The purpose of the interview is to:

  • Understand and explore the issues in dispute between you as well as what is agreed;
  • Identify any risk of harm to your child;
  • Assess the adult relationships as well as your child’s relationships with you, your former partner and anyone else significant in their lives;
  • Determine your child’s views, if they are at an age or level of maturity where it is appropriate to do so; 
  • Make recommendations about what arrangements might be in your child’s best interests.

The report may be released days or weeks after the interviews and is often released by the Judge that your matter is before, along with some Orders reminding you about your obligations not to disseminate the report or publish it.

Hopefully, it is released with enough time before the next Court date that it allows time to consider negotiating with your former partner (including through lawyers) about your ongoing parenting arrangements.

How to prepare for a Family Report interview

I think the best way you can be prepared to go into Family Report interviews is to have a thorough understanding of what the issues in dispute are in your situation. This is because evidence is only admissible in Court if it is relevant to an issue in dispute in your case – so you can be guaranteed that it is going to be what your Family Report, including the interviews, focus on.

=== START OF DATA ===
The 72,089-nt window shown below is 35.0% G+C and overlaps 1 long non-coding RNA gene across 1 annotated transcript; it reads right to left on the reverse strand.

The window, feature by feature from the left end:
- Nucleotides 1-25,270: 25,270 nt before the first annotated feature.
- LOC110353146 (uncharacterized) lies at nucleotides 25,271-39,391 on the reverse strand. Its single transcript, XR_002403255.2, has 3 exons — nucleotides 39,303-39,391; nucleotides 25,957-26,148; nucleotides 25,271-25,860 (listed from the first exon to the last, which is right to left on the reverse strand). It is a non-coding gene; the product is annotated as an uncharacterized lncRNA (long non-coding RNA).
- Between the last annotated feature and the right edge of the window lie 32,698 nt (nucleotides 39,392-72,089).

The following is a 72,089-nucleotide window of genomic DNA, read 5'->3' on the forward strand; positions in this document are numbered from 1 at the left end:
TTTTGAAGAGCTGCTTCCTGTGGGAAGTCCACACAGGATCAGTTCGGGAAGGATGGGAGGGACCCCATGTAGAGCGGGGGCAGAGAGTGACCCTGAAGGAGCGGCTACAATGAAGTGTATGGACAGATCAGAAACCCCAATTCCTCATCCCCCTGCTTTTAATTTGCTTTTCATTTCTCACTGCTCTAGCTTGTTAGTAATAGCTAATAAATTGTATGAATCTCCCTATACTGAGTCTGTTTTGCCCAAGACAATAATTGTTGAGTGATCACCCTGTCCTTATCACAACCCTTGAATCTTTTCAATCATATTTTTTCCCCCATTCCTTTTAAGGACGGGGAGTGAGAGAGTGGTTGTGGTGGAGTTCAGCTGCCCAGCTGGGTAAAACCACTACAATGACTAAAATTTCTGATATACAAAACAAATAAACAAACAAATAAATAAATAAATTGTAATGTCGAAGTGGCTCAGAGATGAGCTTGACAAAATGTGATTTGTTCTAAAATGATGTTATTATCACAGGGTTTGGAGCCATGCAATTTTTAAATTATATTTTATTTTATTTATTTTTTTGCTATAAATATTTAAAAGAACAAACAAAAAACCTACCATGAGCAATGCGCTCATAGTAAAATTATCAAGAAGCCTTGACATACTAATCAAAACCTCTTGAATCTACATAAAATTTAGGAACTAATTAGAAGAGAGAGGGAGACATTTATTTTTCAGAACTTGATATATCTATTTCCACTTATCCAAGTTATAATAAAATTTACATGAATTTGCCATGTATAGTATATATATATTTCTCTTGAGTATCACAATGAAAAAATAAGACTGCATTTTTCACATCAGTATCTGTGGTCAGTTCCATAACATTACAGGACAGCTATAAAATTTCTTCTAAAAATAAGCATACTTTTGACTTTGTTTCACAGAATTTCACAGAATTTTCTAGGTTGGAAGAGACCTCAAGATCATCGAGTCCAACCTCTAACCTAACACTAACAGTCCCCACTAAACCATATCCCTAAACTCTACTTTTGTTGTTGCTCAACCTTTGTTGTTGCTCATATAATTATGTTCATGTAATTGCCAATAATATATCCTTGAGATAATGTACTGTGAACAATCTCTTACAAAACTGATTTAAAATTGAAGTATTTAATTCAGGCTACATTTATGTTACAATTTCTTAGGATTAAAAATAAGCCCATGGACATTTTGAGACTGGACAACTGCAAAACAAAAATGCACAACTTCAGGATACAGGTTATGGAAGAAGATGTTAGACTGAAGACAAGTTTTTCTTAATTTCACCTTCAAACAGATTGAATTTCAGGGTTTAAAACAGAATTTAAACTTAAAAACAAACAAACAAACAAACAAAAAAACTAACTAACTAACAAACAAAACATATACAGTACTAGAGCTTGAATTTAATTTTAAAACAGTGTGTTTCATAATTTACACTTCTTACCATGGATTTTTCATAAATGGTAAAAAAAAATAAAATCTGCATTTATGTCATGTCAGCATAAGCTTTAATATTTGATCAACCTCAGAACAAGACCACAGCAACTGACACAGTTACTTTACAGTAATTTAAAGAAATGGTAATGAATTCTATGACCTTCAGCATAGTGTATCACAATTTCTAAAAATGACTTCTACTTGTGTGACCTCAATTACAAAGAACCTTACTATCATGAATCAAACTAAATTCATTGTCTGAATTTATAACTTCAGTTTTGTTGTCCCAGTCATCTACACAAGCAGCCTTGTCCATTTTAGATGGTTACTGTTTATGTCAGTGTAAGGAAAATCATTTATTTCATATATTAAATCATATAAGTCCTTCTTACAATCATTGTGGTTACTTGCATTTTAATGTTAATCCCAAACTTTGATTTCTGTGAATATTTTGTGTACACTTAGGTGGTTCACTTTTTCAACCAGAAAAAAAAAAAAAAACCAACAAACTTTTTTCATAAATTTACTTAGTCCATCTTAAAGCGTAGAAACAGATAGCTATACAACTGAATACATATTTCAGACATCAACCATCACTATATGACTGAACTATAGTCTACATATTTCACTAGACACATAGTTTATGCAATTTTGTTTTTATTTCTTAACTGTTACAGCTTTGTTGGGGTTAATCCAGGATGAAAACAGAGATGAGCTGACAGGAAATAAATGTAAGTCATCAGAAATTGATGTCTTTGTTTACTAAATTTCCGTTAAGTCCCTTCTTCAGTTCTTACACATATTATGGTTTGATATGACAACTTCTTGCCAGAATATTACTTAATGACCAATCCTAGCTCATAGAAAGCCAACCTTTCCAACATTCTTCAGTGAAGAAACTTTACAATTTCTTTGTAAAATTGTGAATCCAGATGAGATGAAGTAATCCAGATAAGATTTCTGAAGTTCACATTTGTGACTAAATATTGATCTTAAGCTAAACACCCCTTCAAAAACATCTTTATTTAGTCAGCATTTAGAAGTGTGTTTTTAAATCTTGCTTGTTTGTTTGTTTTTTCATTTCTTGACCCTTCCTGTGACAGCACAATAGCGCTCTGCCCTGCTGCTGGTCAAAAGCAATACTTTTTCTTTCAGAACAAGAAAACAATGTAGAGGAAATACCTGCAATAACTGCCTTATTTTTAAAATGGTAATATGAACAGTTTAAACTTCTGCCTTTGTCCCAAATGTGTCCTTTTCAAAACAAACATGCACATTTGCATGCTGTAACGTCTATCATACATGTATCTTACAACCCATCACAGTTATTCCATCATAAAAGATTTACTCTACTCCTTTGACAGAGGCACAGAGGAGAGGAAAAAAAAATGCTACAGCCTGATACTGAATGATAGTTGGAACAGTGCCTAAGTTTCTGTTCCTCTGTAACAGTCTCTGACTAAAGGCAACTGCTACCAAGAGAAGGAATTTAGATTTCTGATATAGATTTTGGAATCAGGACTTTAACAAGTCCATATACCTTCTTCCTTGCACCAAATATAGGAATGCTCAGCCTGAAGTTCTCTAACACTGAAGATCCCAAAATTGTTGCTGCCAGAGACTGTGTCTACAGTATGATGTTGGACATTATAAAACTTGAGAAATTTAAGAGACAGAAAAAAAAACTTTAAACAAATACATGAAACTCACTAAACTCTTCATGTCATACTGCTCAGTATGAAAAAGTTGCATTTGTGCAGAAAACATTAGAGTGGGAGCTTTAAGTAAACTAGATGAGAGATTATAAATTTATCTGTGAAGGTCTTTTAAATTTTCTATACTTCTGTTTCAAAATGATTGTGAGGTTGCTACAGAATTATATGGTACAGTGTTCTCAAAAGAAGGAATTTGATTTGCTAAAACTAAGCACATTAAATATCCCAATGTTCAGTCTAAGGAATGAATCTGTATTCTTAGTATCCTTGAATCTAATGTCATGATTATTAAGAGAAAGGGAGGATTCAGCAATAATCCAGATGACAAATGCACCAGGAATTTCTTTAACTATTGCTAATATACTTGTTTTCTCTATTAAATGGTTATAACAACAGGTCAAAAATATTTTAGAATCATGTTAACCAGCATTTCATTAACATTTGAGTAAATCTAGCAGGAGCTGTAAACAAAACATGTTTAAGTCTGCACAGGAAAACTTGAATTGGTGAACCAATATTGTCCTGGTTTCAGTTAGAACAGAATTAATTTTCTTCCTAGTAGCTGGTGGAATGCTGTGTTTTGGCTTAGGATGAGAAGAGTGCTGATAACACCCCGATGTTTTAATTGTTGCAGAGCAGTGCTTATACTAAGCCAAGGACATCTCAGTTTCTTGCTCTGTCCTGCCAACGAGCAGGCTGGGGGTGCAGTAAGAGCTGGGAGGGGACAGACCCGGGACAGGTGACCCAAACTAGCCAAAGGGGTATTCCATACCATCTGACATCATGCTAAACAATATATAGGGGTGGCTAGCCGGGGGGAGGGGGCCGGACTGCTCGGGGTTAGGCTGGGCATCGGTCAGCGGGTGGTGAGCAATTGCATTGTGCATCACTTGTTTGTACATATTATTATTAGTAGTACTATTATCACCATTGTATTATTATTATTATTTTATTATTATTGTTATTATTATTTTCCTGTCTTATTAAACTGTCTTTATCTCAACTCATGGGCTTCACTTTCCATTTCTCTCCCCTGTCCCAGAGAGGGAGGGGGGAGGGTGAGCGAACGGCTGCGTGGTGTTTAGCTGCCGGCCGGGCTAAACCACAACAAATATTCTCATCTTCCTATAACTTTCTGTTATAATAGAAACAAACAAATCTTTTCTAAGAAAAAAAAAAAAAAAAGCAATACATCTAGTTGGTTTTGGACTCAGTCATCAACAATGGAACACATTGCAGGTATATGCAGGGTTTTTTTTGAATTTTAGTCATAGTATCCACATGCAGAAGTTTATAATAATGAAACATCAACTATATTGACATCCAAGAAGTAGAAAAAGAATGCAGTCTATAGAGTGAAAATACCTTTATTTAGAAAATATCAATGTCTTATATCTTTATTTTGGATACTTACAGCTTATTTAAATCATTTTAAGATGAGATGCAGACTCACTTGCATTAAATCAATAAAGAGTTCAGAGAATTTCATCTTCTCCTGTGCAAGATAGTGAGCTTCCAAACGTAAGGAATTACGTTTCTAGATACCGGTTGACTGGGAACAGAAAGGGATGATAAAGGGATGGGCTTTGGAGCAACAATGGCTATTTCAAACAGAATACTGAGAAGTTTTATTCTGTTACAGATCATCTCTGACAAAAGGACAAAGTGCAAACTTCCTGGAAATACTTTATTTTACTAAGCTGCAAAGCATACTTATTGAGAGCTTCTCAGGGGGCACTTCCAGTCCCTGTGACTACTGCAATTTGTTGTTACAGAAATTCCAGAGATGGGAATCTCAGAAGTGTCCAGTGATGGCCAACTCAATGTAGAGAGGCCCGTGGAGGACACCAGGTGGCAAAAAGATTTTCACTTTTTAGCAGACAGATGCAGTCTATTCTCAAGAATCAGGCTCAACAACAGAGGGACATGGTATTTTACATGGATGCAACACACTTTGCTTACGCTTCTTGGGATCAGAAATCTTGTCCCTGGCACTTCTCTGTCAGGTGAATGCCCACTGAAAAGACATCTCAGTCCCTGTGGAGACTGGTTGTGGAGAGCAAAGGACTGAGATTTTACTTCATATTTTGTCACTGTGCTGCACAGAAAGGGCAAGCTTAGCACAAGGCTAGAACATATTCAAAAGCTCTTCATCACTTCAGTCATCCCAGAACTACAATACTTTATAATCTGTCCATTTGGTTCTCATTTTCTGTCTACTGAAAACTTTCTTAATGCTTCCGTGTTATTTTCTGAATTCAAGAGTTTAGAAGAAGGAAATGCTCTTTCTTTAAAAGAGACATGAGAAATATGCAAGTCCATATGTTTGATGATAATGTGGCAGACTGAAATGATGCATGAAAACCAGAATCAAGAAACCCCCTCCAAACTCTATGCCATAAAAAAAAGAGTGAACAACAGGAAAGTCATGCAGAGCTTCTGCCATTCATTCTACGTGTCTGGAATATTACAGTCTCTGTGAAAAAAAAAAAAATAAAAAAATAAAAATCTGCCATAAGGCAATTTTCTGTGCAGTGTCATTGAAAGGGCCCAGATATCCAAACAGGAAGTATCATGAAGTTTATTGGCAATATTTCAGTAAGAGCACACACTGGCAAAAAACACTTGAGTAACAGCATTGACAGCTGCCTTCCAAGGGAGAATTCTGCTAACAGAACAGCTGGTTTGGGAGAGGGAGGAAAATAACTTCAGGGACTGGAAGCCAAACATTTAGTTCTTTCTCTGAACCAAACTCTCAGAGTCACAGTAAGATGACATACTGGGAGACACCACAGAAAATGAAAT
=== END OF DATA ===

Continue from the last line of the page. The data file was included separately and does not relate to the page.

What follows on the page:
It is also really important to know what you want. It sounds simple, but being able to tell the Family Report writer what Orders you want the Judge to make is imperative to the Family Report writer and the Judge determining what the relevant issues in dispute are.

Getting legal advice to help you to identify what these issues are, and what your position should be, may be a good idea if you haven’t already engaged a lawyer.

The report writer may collect information about:

  • Your child’s relationship with significant people such as their parents, brothers and sisters, extended family and friends;
  • Your child’s views, if they want to tell the Family Report writer; 
  • Your child’s personal history and emotional attachments;
  • Your child’s family history, including any significant issues that have impacted on them; 
  • What is currently happening in your child’s life;  
  • Your attitude towards your parental responsibilities, and to the other parent; 
  • Any other important aspects of your child’s life that will help the court make a decision.

What to consider before attending your Family Report interviews

How would you describe your co-parenting relationship?

  • What is good about it? What is your role in constructively communicating with your former partner?
  • What needs work? What is to blame for the level of conflict? What is your role in this?
  • What could you improve on, and are you taking any steps towards that? For example, using a communication app or attending a post-separation parenting course.

What is your proposal for short-term and long-term parenting arrangements for your child?

This includes the detail and logistics of those arrangements, like: